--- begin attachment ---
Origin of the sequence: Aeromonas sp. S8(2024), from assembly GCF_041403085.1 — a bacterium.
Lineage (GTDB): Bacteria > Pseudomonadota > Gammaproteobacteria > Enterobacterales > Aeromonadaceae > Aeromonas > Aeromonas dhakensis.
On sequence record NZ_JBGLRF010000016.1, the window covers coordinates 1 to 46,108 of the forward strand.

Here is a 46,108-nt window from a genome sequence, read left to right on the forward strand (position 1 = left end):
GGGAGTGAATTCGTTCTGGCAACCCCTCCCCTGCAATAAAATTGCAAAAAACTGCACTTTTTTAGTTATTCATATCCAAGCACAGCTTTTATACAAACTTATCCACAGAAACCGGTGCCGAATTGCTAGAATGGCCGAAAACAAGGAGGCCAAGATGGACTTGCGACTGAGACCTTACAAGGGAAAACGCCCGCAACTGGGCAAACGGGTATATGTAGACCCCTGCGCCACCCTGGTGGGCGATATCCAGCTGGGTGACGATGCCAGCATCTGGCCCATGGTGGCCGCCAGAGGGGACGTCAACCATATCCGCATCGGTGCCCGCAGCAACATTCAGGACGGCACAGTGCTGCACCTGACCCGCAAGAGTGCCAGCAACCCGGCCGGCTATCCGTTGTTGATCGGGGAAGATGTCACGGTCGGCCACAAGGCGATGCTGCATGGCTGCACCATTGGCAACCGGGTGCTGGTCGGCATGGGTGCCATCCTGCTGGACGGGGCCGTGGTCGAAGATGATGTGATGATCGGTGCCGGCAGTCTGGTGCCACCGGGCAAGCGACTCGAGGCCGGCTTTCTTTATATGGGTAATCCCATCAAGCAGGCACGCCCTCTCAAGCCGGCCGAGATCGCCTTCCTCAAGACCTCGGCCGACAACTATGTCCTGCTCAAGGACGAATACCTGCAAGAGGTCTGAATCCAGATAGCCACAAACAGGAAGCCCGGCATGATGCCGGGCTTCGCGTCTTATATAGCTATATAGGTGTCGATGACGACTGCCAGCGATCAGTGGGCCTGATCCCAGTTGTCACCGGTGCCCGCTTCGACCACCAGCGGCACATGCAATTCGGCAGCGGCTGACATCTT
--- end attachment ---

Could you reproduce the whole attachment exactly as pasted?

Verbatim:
Origin of the sequence: Aeromonas sp. S8(2024), from assembly GCF_041403085.1 — a bacterium.
Lineage (GTDB): Bacteria > Pseudomonadota > Gammaproteobacteria > Enterobacterales > Aeromonadaceae > Aeromonas > Aeromonas dhakensis.
On sequence record NZ_JBGLRF010000016.1, the window covers coordinates 1 to 46,108 of the forward strand.

Here is a 46,108-nt window from a genome sequence, read left to right on the forward strand (position 1 = left end):
GGGAGTGAATTCGTTCTGGCAACCCCTCCCCTGCAATAAAATTGCAAAAAACTGCACTTTTTTAGTTATTCATATCCAAGCACAGCTTTTATACAAACTTATCCACAGAAACCGGTGCCGAATTGCTAGAATGGCCGAAAACAAGGAGGCCAAGATGGACTTGCGACTGAGACCTTACAAGGGAAAACGCCCGCAACTGGGCAAACGGGTATATGTAGACCCCTGCGCCACCCTGGTGGGCGATATCCAGCTGGGTGACGATGCCAGCATCTGGCCCATGGTGGCCGCCAGAGGGGACGTCAACCATATCCGCATCGGTGCCCGCAGCAACATTCAGGACGGCACAGTGCTGCACCTGACCCGCAAGAGTGCCAGCAACCCGGCCGGCTATCCGTTGTTGATCGGGGAAGATGTCACGGTCGGCCACAAGGCGATGCTGCATGGCTGCACCATTGGCAACCGGGTGCTGGTCGGCATGGGTGCCATCCTGCTGGACGGGGCCGTGGTCGAAGATGATGTGATGATCGGTGCCGGCAGTCTGGTGCCACCGGGCAAGCGACTCGAGGCCGGCTTTCTTTATATGGGTAATCCCATCAAGCAGGCACGCCCTCTCAAGCCGGCCGAGATCGCCTTCCTCAAGACCTCGGCCGACAACTATGTCCTGCTCAAGGACGAATACCTGCAAGAGGTCTGAATCCAGATAGCCACAAACAGGAAGCCCGGCATGATGCCGGGCTTCGCGTCTTATATAGCTATATAGGTGTCGATGACGACTGCCAGCGATCAGTGGGCCTGATCCCAGTTGTCACCGGTGCCCGCTTCGACCACCAGCGGCACATGCAATTCGGCAGCGGCTGACATCTT